Economy

Kolkata metro rail project loses its way in political quagmire

Ayan Pramanik Kolkata | Updated on November 25, 2017 Published on January 31, 2014

Problems over land acquisitions for some station buildings and a car-shed still persist.





A 17-km and ₹2,619 metro rail project in Kolkata, proposed to connect Joka near IIM Calcutta with the business district, has lost its way in the seeing political quagmire.

A pet project of Mamata Banerjee, former Railway Minister, it whistled off on September 22 in 2010. Then the promise was to complete it by 2014-15. No hurdle was seen on the way.

The proposed rail route, largely covering the then Railway Minister’s Parliamentary constituency, was to be on the “proposed” national highway on the Diamond Harbour Road on an elevated track linking IIM, Calcutta and Writers’ Buildings.

In September 2012, Mamata left the UPA Government after entering Writers’ Buildings riding a ‘change’-vehicle in the Assembly elections. Problems popped up since the original elevated track passing through land areas were owned by the Union Defence and Finance Ministries.

The construction work progressing a 9-km stretch from Joka stumbled on to objections from the Ministries and could not move an inch in the past two years.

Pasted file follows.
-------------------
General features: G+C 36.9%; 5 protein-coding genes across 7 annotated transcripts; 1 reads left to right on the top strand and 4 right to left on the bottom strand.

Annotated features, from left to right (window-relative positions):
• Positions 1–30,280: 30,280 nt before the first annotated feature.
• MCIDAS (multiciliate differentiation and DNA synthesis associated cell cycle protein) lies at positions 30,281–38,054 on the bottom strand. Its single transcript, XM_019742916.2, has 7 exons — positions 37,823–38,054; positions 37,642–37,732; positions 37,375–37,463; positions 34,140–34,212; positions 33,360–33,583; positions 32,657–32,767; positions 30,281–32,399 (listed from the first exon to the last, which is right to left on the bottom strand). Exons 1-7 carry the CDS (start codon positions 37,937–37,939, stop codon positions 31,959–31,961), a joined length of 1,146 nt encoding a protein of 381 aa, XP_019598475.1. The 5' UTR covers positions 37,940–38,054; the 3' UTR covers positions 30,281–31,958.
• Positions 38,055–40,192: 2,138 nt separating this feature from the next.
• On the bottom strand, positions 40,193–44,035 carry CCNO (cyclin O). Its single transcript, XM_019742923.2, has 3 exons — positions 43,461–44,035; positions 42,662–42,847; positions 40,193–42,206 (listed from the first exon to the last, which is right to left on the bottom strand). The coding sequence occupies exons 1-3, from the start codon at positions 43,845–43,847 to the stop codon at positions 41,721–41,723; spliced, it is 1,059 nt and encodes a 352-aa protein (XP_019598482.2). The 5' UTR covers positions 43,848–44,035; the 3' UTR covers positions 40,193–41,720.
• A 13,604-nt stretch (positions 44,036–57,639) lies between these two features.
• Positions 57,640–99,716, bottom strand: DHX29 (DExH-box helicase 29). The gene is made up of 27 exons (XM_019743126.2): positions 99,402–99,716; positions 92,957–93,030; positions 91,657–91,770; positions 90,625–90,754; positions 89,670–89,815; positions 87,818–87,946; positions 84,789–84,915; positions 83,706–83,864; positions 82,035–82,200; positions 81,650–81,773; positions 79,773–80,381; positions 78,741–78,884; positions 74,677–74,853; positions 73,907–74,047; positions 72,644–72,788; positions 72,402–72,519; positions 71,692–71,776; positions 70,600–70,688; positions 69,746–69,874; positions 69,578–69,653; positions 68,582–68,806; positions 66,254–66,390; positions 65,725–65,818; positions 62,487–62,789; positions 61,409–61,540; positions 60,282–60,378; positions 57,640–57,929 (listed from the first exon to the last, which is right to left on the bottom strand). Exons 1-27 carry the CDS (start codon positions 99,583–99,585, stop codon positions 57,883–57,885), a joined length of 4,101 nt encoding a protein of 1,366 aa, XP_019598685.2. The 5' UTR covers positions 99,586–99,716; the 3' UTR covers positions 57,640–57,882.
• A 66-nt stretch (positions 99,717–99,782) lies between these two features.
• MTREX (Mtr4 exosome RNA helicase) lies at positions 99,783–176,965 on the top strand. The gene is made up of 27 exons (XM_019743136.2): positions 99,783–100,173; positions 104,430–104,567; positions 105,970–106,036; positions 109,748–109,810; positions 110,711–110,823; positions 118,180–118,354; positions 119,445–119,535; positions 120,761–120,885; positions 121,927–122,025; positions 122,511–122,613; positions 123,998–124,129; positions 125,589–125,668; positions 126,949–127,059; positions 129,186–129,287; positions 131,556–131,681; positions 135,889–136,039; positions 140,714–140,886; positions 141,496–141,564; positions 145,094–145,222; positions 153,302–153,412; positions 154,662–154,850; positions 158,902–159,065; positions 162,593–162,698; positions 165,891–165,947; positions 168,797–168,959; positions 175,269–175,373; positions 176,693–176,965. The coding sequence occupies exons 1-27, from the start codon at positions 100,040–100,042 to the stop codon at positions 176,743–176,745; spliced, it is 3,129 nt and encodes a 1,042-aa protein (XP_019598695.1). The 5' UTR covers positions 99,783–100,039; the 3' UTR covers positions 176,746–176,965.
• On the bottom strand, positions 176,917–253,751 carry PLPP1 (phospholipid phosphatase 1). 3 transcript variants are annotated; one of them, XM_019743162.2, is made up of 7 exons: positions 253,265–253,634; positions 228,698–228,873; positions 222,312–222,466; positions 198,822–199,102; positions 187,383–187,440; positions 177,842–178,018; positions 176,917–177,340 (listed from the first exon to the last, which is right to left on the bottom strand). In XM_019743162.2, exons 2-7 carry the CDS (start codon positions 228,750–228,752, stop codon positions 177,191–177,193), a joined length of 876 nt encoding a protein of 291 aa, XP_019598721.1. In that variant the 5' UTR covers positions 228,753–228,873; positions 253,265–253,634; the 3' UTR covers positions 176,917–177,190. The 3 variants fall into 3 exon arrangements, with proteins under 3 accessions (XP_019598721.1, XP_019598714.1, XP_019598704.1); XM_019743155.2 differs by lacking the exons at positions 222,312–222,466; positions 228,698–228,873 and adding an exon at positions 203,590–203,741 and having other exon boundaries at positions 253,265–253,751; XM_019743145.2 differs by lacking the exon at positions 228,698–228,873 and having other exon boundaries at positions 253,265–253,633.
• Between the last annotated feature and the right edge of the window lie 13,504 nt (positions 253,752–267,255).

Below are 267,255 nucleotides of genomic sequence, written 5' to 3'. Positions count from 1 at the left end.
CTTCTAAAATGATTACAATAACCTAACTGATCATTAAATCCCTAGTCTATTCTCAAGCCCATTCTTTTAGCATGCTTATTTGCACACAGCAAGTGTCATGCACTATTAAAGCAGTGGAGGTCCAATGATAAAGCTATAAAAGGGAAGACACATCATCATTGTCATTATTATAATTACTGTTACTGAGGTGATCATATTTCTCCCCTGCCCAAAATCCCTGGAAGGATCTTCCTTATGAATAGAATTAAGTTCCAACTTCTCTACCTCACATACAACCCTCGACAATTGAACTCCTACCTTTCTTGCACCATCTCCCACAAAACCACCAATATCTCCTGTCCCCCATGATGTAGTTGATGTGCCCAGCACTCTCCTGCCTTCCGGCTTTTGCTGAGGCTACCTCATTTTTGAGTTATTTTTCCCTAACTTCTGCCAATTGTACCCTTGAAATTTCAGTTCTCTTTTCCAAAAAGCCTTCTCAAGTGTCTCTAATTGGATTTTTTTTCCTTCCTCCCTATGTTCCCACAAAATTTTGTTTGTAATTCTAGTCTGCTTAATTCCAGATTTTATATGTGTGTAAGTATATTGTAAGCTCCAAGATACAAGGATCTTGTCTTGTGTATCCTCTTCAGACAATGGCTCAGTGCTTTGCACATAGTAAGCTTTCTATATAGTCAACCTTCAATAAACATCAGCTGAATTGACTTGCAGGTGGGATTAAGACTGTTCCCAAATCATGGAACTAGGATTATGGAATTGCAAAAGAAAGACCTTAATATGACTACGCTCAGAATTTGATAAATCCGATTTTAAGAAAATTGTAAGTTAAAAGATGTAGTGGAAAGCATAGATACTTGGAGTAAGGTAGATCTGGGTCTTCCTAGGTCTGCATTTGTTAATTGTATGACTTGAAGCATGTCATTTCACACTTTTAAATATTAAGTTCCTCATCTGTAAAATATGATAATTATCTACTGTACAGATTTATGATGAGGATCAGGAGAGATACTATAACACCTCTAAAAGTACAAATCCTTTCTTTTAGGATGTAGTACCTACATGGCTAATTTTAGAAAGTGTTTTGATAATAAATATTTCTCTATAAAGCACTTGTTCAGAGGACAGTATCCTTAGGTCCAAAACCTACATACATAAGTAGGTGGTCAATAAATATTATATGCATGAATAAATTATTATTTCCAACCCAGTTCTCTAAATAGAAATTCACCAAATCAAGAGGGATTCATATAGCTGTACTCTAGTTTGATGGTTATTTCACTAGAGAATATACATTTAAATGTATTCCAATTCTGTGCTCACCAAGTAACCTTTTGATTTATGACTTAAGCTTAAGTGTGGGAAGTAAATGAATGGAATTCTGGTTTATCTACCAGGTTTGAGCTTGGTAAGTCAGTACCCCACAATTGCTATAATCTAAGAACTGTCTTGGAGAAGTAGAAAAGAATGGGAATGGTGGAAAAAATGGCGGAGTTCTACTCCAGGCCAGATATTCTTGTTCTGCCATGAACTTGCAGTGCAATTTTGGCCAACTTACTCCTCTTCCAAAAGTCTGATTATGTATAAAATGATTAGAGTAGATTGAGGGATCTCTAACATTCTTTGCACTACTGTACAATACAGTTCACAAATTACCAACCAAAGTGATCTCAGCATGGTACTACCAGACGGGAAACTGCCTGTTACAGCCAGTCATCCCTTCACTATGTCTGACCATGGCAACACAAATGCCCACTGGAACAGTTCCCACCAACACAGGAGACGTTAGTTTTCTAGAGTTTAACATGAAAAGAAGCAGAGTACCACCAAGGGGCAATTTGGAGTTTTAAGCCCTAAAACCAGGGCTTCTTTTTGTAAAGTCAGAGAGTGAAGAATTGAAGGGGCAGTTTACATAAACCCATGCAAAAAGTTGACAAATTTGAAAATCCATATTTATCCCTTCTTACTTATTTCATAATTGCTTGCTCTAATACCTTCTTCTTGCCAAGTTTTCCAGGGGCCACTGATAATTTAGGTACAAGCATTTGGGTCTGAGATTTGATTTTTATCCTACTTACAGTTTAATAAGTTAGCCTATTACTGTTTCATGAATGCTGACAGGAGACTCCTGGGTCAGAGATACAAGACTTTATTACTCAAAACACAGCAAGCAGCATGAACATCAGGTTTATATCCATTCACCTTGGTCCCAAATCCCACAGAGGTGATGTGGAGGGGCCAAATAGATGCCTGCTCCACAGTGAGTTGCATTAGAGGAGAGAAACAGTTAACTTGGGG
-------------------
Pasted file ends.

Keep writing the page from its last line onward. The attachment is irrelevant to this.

The Finance Ministry offered a “solution” of underground track, which railway found not practicable.

A study report on the underground track, which went against the suggestion, was submitted to both the Ministries. Problems over land acquisitions for some station buildings and a car-shed still persist.

“We have not received permission from both Finance and Defence Ministries even after almost one-and-a-half years,” a senior official involved with the project told Business Line.

A recent meeting between West Bengal Chief Secretary and railway officials could not remove the stumbling blocks, according to the official.

One of the major Kolkata-based contractors working on the project had recently said an indefinite delay in execution of the metro line was only escalating costs.

Interestingly, the budgetary allocation for the project in 2013-14 was reduced by more than 90 per cent to Rs 45 crore (Rs 600 crore in 2012-13).

Questions on how could such a route plan be designed despite the existence of Mint and Defence establishments on the way remains unanswered.

Published on January 31, 2014
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